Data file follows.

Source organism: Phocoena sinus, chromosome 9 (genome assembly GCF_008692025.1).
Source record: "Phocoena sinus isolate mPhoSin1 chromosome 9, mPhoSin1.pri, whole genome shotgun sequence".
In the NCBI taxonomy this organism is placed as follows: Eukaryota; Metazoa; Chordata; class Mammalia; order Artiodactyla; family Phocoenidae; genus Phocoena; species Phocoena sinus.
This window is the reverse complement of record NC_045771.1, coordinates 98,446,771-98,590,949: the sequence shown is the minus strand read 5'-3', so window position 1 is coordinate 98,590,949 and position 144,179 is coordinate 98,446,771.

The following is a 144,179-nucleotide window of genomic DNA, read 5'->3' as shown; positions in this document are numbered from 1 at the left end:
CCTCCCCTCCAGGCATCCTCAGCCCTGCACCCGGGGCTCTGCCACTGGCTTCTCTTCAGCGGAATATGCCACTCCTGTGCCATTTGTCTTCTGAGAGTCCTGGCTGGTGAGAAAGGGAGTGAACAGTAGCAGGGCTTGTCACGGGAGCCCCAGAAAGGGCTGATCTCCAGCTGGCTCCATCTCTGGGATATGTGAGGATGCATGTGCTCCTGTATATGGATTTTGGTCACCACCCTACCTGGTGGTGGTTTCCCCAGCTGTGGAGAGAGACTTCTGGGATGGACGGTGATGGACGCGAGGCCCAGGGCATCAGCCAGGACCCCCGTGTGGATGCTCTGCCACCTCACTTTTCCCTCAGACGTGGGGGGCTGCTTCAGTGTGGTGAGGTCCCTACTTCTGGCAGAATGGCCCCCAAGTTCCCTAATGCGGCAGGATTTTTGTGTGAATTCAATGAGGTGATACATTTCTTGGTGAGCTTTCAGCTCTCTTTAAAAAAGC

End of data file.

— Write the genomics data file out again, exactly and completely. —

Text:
Source organism: Phocoena sinus, chromosome 9 (genome assembly GCF_008692025.1).
Source record: "Phocoena sinus isolate mPhoSin1 chromosome 9, mPhoSin1.pri, whole genome shotgun sequence".
In the NCBI taxonomy this organism is placed as follows: Eukaryota; Metazoa; Chordata; class Mammalia; order Artiodactyla; family Phocoenidae; genus Phocoena; species Phocoena sinus.
This window is the reverse complement of record NC_045771.1, coordinates 98,446,771-98,590,949: the sequence shown is the minus strand read 5'-3', so window position 1 is coordinate 98,590,949 and position 144,179 is coordinate 98,446,771.

The following is a 144,179-nucleotide window of genomic DNA, read 5'->3' as shown; positions in this document are numbered from 1 at the left end:
CCTCCCCTCCAGGCATCCTCAGCCCTGCACCCGGGGCTCTGCCACTGGCTTCTCTTCAGCGGAATATGCCACTCCTGTGCCATTTGTCTTCTGAGAGTCCTGGCTGGTGAGAAAGGGAGTGAACAGTAGCAGGGCTTGTCACGGGAGCCCCAGAAAGGGCTGATCTCCAGCTGGCTCCATCTCTGGGATATGTGAGGATGCATGTGCTCCTGTATATGGATTTTGGTCACCACCCTACCTGGTGGTGGTTTCCCCAGCTGTGGAGAGAGACTTCTGGGATGGACGGTGATGGACGCGAGGCCCAGGGCATCAGCCAGGACCCCCGTGTGGATGCTCTGCCACCTCACTTTTCCCTCAGACGTGGGGGGCTGCTTCAGTGTGGTGAGGTCCCTACTTCTGGCAGAATGGCCCCCAAGTTCCCTAATGCGGCAGGATTTTTGTGTGAATTCAATGAGGTGATACATTTCTTGGTGAGCTTTCAGCTCTCTTTAAAAAAGC